Abnormal Pap Smears
What is the Pap smear?
The Pap smear is a screening test for cervical cancer. It collects cells from the cervix which are then reviewed by a pathologist for evidence of abnormal cells The results of your pap smear will be reported in several different categories:
- Negative (normal)
- Atypical squamous cells of undetermined significance (ASC-US)
- Atypical squamous cells suspicious for high grade intraepithelial lesion (ASC-H)
- Low grade intraepithelial lesions (LSIL). The LSIL category includes changes consistent with HPV, mild dysplasia, or CIN I (grade 1 cervical intraepithelial neoplasia).
- High grade intraepithelial lesions (HSIL). HSIL includes changes consistent with moderate or severe dysplasia, CIN II or III, and carcinoma in situ (CIS).
- Carcinoma (cancer)
- Atypical glandular cells (AGC) may be endocervical, endometrial, or other glandular cells
- Endocervical adenocarcinoma in situ (AIS)
- Adenocarcinoma (cancer)
The most common abnormal Paps that we see are ASCUS and LSIL. The majority of abnormal Paps are caused by an infection with a virus known as the human papilloma virus (HPV). HPV is the most common sexually transmitted disease. By age 50, over 80% of women will have been infected with HPV. The majority of people does not have any symptoms of the infection and will clear the infection on their own. There are over 100 strains of HPV and over 30 of them are involved with genital infections. The different strains are categorized into "low risk" and "high risk" groups. High risk strains cause abnormal Paps and can lead to cancer of the cervix, vagina, vulva, anus or penis. Low risk strains can cause mildly abnormal changes in pap smears and also cause genital warts.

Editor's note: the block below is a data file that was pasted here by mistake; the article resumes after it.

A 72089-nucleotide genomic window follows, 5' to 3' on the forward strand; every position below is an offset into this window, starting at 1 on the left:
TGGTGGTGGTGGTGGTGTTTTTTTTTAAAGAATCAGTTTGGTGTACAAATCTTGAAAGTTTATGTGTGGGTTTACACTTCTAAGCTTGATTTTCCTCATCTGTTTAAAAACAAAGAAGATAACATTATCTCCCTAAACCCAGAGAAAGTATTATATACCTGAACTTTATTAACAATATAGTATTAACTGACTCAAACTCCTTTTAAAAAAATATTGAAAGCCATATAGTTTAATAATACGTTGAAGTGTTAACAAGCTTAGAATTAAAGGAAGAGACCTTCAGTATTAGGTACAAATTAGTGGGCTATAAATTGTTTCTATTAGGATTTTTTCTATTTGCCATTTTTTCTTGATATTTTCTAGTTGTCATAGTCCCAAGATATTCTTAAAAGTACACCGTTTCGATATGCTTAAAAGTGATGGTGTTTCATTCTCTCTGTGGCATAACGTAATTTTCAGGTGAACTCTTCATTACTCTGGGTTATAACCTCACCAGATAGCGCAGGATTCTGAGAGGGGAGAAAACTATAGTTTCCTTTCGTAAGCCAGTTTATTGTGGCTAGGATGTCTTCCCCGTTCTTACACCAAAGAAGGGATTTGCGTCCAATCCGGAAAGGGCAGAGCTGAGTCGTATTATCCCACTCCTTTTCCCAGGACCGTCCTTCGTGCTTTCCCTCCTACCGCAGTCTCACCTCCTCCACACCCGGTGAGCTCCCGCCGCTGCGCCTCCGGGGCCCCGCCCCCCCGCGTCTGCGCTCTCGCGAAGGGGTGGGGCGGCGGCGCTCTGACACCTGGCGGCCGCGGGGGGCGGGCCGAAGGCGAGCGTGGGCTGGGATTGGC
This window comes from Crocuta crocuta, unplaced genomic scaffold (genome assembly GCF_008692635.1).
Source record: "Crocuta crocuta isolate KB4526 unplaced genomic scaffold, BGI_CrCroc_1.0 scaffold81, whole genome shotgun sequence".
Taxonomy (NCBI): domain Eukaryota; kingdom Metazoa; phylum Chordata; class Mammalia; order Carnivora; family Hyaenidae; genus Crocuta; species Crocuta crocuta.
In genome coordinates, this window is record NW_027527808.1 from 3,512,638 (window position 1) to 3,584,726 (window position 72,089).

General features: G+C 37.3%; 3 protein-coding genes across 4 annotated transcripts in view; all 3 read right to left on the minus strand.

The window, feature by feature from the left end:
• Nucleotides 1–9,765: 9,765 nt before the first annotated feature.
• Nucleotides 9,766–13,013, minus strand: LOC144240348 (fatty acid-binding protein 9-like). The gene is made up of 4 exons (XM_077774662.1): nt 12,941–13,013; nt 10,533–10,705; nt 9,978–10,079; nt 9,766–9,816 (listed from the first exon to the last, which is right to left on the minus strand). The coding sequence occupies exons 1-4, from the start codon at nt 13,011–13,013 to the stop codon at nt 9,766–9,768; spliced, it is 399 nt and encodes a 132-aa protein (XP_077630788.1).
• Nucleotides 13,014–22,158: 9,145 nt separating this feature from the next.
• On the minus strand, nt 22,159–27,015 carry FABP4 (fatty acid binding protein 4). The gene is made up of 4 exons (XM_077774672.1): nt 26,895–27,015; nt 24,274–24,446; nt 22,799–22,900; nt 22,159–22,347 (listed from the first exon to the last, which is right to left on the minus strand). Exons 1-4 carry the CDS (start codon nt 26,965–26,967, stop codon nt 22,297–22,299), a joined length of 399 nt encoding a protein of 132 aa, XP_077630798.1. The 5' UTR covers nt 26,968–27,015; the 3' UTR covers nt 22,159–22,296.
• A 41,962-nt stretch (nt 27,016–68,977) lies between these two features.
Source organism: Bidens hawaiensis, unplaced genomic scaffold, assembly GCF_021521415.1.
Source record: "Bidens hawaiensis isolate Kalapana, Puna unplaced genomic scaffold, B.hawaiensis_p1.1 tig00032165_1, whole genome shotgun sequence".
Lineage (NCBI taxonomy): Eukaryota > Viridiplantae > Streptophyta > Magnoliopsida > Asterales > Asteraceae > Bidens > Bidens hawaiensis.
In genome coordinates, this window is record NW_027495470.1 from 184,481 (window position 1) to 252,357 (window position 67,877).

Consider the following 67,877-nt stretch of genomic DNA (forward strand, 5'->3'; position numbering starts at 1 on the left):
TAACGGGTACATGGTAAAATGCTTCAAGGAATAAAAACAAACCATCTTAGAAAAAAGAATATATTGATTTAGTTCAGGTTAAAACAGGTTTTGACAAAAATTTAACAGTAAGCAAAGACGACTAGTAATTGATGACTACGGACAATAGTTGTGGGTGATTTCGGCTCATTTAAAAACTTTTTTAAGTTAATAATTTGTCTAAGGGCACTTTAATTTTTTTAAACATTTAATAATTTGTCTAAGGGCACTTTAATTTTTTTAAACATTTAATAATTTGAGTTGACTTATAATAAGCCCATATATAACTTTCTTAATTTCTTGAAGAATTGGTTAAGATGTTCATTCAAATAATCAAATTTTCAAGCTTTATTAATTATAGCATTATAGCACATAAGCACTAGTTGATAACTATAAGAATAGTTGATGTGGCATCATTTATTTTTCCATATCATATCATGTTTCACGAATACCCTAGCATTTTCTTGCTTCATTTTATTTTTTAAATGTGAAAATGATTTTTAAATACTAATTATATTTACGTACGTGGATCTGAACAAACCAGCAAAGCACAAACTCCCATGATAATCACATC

How do we manage abnormal Paps?
Once you have an abnormal result on your pap smear, your doctor will probably recommend you undergo colposcopy. Colposcopy is a procedure done in the office during which your doctor will look carefully at your cervix with a colposcope (a kind of microscope for the cervix). If any abnormal cells are seen, biopsies will be taken. The procedure takes 15-20 minutes and does not require any anesthesia. You may want to take 600-800 mg of ibuprofen before the procedure to help with cramping. If the biopsy shows evidence of dysplasia (pre-cancer), management may include simply repeating your pap in 4-6 months, cryotherapy (freezing of the abnormal cells on the cervix) or removal of the affected part of the cervix (a procedure called a LEEP or a cone). Your doctor will tell you which the best choice is for you after the biopsy results come back. You can also make some lifestyle changes that will help your body to clear the infection on its own. If you smoke, quit! Cigarette smoking helps the HPV virus to grow more quickly. If you are currently a smoker, quitting may be enough to return your pap smear to normal. Also, recent evidence suggests that increasing your folic acid to 800 micrograms a day may also help your body get rid of the infection.